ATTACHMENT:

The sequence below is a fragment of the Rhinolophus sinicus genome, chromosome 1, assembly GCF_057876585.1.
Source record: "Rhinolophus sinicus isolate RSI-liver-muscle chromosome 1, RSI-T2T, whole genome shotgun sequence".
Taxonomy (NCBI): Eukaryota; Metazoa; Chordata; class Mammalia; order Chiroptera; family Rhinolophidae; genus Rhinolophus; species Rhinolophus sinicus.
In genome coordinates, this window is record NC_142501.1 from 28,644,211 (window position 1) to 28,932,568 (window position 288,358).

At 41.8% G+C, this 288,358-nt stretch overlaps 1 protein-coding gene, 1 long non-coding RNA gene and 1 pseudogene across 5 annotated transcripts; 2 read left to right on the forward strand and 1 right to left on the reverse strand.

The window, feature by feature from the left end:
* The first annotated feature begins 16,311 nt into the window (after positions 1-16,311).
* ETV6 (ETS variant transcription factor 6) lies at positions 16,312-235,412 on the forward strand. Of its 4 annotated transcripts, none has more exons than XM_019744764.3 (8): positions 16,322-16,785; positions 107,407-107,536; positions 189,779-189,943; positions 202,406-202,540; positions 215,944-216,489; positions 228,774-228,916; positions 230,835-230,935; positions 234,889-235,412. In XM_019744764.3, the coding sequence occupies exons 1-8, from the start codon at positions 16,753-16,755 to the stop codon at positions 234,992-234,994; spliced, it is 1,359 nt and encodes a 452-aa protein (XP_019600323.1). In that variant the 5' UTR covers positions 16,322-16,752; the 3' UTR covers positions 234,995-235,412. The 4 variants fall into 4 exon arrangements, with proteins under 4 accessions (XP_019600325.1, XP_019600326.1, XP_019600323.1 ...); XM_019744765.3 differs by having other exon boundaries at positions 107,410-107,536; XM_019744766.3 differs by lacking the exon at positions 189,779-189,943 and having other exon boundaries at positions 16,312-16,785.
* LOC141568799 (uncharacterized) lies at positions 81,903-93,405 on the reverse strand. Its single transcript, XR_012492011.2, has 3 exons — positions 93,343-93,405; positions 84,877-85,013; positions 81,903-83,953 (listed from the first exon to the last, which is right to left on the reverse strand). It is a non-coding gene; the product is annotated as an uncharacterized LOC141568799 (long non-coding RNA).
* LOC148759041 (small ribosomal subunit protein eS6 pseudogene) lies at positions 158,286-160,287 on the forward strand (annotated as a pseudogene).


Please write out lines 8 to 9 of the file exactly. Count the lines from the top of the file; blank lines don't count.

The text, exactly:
* ETV6 (ETS variant transcription factor 6) lies at positions 16,312-235,412 on the forward strand. Of its 4 annotated transcripts, none has more exons than XM_019744764.3 (8): positions 16,322-16,785; positions 107,407-107,536; positions 189,779-189,943; positions 202,406-202,540; positions 215,944-216,489; positions 228,774-228,916; positions 230,835-230,935; positions 234,889-235,412. In XM_019744764.3, the coding sequence occupies exons 1-8, from the start codon at positions 16,753-16,755 to the stop codon at positions 234,992-234,994; spliced, it is 1,359 nt and encodes a 452-aa protein (XP_019600323.1). In that variant the 5' UTR covers positions 16,322-16,752; the 3' UTR covers positions 234,995-235,412. The 4 variants fall into 4 exon arrangements, with proteins under 4 accessions (XP_019600325.1, XP_019600326.1, XP_019600323.1 ...); XM_019744765.3 differs by having other exon boundaries at positions 107,410-107,536; XM_019744766.3 differs by lacking the exon at positions 189,779-189,943 and having other exon boundaries at positions 16,312-16,785.
* LOC141568799 (uncharacterized) lies at positions 81,903-93,405 on the reverse strand. Its single transcript, XR_012492011.2, has 3 exons — positions 93,343-93,405; positions 84,877-85,013; positions 81,903-83,953 (listed from the first exon to the last, which is right to left on the reverse strand). It is a non-coding gene; the product is annotated as an uncharacterized LOC141568799 (long non-coding RNA).